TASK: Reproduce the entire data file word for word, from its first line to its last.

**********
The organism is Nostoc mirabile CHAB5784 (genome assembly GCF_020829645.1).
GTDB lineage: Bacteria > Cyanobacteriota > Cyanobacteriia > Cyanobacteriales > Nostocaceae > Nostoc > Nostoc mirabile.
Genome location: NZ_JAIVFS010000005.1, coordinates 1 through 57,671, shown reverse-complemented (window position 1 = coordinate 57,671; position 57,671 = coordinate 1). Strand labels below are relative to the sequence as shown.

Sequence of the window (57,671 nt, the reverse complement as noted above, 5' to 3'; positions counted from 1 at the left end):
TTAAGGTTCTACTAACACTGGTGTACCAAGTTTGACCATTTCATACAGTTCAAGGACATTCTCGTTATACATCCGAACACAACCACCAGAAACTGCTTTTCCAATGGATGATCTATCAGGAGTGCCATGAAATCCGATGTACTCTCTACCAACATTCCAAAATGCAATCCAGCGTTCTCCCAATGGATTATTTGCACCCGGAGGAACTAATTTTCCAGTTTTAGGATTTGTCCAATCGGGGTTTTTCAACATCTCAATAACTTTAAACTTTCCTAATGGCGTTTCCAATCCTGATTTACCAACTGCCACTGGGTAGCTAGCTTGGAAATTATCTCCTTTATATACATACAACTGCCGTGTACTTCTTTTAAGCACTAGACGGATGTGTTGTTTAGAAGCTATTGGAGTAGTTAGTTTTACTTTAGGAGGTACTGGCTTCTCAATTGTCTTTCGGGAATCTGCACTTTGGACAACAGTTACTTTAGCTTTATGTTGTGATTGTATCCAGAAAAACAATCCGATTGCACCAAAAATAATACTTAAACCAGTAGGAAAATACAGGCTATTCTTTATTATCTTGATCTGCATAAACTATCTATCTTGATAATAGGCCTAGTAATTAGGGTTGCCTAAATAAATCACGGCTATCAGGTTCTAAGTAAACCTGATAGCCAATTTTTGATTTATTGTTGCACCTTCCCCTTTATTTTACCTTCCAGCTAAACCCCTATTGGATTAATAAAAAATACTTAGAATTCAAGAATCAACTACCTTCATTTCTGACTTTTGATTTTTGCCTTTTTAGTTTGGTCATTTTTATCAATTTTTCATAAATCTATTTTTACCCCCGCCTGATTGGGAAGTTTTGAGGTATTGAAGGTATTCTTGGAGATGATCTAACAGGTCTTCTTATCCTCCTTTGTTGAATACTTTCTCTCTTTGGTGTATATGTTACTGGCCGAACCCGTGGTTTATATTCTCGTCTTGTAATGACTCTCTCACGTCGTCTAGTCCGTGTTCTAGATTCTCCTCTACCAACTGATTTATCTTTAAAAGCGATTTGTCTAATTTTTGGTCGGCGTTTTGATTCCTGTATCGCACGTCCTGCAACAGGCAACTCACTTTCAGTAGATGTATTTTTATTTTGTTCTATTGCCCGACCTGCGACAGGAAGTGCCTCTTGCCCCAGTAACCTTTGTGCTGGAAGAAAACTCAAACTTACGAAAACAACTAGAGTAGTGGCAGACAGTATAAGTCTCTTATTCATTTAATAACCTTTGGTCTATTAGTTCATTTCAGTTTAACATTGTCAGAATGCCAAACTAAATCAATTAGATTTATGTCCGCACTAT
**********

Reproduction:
The organism is Nostoc mirabile CHAB5784 (genome assembly GCF_020829645.1).
GTDB lineage: Bacteria > Cyanobacteriota > Cyanobacteriia > Cyanobacteriales > Nostocaceae > Nostoc > Nostoc mirabile.
Genome location: NZ_JAIVFS010000005.1, coordinates 1 through 57,671, shown reverse-complemented (window position 1 = coordinate 57,671; position 57,671 = coordinate 1). Strand labels below are relative to the sequence as shown.

Sequence of the window (57,671 nt, the reverse complement as noted above, 5' to 3'; positions counted from 1 at the left end):
TTAAGGTTCTACTAACACTGGTGTACCAAGTTTGACCATTTCATACAGTTCAAGGACATTCTCGTTATACATCCGAACACAACCACCAGAAACTGCTTTTCCAATGGATGATCTATCAGGAGTGCCATGAAATCCGATGTACTCTCTACCAACATTCCAAAATGCAATCCAGCGTTCTCCCAATGGATTATTTGCACCCGGAGGAACTAATTTTCCAGTTTTAGGATTTGTCCAATCGGGGTTTTTCAACATCTCAATAACTTTAAACTTTCCTAATGGCGTTTCCAATCCTGATTTACCAACTGCCACTGGGTAGCTAGCTTGGAAATTATCTCCTTTATATACATACAACTGCCGTGTACTTCTTTTAAGCACTAGACGGATGTGTTGTTTAGAAGCTATTGGAGTAGTTAGTTTTACTTTAGGAGGTACTGGCTTCTCAATTGTCTTTCGGGAATCTGCACTTTGGACAACAGTTACTTTAGCTTTATGTTGTGATTGTATCCAGAAAAACAATCCGATTGCACCAAAAATAATACTTAAACCAGTAGGAAAATACAGGCTATTCTTTATTATCTTGATCTGCATAAACTATCTATCTTGATAATAGGCCTAGTAATTAGGGTTGCCTAAATAAATCACGGCTATCAGGTTCTAAGTAAACCTGATAGCCAATTTTTGATTTATTGTTGCACCTTCCCCTTTATTTTACCTTCCAGCTAAACCCCTATTGGATTAATAAAAAATACTTAGAATTCAAGAATCAACTACCTTCATTTCTGACTTTTGATTTTTGCCTTTTTAGTTTGGTCATTTTTATCAATTTTTCATAAATCTATTTTTACCCCCGCCTGATTGGGAAGTTTTGAGGTATTGAAGGTATTCTTGGAGATGATCTAACAGGTCTTCTTATCCTCCTTTGTTGAATACTTTCTCTCTTTGGTGTATATGTTACTGGCCGAACCCGTGGTTTATATTCTCGTCTTGTAATGACTCTCTCACGTCGTCTAGTCCGTGTTCTAGATTCTCCTCTACCAACTGATTTATCTTTAAAAGCGATTTGTCTAATTTTTGGTCGGCGTTTTGATTCCTGTATCGCACGTCCTGCAACAGGCAACTCACTTTCAGTAGATGTATTTTTATTTTGTTCTATTGCCCGACCTGCGACAGGAAGTGCCTCTTGCCCCAGTAACCTTTGTGCTGGAAGAAAACTCAAACTTACGAAAACAACTAGAGTAGTGGCAGACAGTATAAGTCTCTTATTCATTTAATAACCTTTGGTCTATTAGTTCATTTCAGTTTAACATTGTCAGAATGCCAAACTAAATCAATTAGATTTATGTCCGCACTAT